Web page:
Drudgery Divine On the Comparison of Early Christianities and the Religions of Late Antiquity

ISBN-10: 0226763633

ISBN-13: 9780226763637

Edition: 1990

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In this major theoretical and methodological statement on the history of religions, Jonathan Z. Smith shows how convert apologetic agendas can dictate the course of comparative religious studies. As his example, Smith reviews four centuries of scholarship comparing early Christianities with religions of late Antiquity (especially the so-called mystery cults) and shows how this scholarship has been based upon an underlying Protestant-Catholic polemic. The result is a devastating critique of traditional New Testament scholarship, a redescription of early Christianities as religious traditions amenable to comparison, and a milestone in Smith's controversial approach to comparative religious studies. "An important book, and certainly one of the most significant in the career of Jonathan Z. Smith, whom one may venture to call the greatest pathologist in the history of religions. As in many precedent cases, Smith follows a standard procedure: he carefully selects his victim, and then dissects with artistic finesse and unequaled acumen. The operation is always necessary, and a deconstructor of Smith's caliber is hard to find."--Ioan P. Coulianu, Journal of Religion
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Book details

List price: $28.00
Copyright year: 1990
Publisher: University of Chicago Press
Publication date: 5/28/1994
Binding: Paperback
Pages: 160
Size: 5.75" wide x 8.50" long x 0.50" tall
Weight: 0.704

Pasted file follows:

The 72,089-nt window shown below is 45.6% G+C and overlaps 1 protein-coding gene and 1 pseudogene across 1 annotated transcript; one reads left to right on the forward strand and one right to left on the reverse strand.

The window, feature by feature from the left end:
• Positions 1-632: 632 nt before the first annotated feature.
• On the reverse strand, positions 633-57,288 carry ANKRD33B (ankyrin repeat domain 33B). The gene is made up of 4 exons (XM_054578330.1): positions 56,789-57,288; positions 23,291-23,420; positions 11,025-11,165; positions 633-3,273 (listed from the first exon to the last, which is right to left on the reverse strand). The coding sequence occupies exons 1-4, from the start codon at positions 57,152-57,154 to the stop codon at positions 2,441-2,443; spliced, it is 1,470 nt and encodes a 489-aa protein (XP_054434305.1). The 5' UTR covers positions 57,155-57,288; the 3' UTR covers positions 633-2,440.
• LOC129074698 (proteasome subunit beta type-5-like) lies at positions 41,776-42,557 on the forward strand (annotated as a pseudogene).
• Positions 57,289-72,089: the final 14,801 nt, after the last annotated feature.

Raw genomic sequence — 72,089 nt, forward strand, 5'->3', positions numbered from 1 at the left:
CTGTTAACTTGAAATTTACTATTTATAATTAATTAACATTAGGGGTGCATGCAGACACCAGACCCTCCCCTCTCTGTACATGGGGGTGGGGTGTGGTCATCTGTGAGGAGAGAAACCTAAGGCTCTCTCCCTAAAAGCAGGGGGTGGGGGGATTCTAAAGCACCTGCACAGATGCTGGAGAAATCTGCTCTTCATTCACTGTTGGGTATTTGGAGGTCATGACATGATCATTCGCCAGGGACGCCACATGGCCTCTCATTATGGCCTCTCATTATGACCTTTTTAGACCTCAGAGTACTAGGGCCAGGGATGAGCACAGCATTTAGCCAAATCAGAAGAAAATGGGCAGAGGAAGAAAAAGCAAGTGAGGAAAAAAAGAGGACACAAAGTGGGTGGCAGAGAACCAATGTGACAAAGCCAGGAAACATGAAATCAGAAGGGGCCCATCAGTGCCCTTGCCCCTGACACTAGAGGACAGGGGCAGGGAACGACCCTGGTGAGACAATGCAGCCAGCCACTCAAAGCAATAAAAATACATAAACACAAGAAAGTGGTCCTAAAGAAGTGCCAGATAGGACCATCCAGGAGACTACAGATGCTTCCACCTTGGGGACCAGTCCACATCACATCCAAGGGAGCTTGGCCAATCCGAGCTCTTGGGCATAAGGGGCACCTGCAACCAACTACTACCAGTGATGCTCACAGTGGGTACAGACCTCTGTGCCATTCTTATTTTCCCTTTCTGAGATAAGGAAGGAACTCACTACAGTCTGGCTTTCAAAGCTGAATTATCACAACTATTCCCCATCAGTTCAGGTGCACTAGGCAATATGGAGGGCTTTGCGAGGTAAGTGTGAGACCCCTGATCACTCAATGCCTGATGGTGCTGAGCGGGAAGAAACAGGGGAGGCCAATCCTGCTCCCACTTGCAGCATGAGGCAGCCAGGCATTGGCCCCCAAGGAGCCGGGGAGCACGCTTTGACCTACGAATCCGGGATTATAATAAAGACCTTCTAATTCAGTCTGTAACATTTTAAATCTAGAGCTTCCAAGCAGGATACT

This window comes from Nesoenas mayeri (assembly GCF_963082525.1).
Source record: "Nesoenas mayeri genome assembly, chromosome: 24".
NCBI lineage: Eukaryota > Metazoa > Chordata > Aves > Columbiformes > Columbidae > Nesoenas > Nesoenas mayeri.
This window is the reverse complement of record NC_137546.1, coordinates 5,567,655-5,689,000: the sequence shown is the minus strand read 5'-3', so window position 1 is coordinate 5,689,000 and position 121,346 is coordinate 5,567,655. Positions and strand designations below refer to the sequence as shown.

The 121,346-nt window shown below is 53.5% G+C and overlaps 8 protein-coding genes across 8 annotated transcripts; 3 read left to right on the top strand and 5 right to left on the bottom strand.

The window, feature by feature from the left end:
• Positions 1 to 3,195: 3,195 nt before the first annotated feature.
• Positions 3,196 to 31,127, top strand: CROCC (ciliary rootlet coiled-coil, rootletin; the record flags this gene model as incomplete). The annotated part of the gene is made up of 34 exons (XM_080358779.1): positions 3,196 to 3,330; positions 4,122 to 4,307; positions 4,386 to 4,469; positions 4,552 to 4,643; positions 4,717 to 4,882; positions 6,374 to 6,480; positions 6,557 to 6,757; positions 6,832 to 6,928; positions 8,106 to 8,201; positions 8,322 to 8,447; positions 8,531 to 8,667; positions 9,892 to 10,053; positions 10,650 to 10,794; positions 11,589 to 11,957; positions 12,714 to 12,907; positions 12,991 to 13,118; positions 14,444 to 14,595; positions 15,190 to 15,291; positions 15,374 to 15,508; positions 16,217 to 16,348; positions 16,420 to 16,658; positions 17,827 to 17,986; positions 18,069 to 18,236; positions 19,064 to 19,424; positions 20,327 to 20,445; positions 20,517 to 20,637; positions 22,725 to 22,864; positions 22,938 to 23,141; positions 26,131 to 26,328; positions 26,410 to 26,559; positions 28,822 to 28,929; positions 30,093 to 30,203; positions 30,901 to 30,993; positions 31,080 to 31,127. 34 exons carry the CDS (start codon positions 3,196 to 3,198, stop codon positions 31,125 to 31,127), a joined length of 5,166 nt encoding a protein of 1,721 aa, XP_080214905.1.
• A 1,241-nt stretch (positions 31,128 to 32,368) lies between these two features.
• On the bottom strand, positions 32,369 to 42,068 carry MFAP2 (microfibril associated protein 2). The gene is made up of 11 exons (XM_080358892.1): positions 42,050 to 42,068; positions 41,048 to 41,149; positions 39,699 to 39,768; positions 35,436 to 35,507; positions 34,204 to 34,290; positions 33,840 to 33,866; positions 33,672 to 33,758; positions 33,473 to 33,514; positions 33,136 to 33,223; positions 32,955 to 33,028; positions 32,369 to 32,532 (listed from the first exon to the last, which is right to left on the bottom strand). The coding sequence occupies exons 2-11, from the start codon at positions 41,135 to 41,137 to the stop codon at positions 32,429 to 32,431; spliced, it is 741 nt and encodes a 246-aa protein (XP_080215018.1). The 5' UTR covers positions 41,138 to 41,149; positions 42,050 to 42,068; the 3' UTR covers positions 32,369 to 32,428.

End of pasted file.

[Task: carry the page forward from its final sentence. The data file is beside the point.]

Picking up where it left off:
Jonathan Z. Smith is perhaps the leading theorist working in the study of religions today; he is also a scholar who specializes in Hellenistic and late Antique religions. Trained at Yale University, where he wrote a thesis examining the methods employed in James G. Frazer's mammoth classic, The Golden Bough, Smith has been particularly interested in using the ideas and methods of sociology and anthropology to study religions. Through unrelenting criticism and detailed historical investigations, he has called into question many of the conclusions that an older generation of scholars had reached. His acumen has been directed particularly at the work of Mircea Eliade, who was for years Smith's colleague at the University of Chicago. His recent book, Drudgery Divine, aims to expose the sectarian purposes that led Protestant historians to isolate "primitive Christianity" from its contexts in ancient religions, an expose that Smith's own background in Judaism makes him ideally suited to carry out. As a theorist, Smith emphasizes the active role of intellection in all scholarly enterprises. He insists that the aim of religious studies is distinct from that of religions ("map is not territory"), that "religion" is a category "imagined" by Western scholars to accomplish certain academic purposes, and that theoretical questions and purposes should explicitly guide all investigations. For example, Smith states that when scholars compare religions, their immediate concern should not be with finding similarities that pervade a large body of data (cp. Eliade), nor should it be to determine who borrowed what from whom (historical diffusion). Instead, the purpose of comparison is to identify individual differences that assume significance because they elucidate specific theoretical issues. Smith's distinction between locative religions---religions that pertain to specific places---and utopian ones---religions that have broken their bonds with place---is especially helpful in considering the history of religions in the Hellenistic and late Antique periods. Smith's work is itself too recent to have been the subject of a scholarly monograph, but readers will find Smith's influence extending widely through the study of ancient religions. Those who want critical assessments may wish to consult book review indexes.

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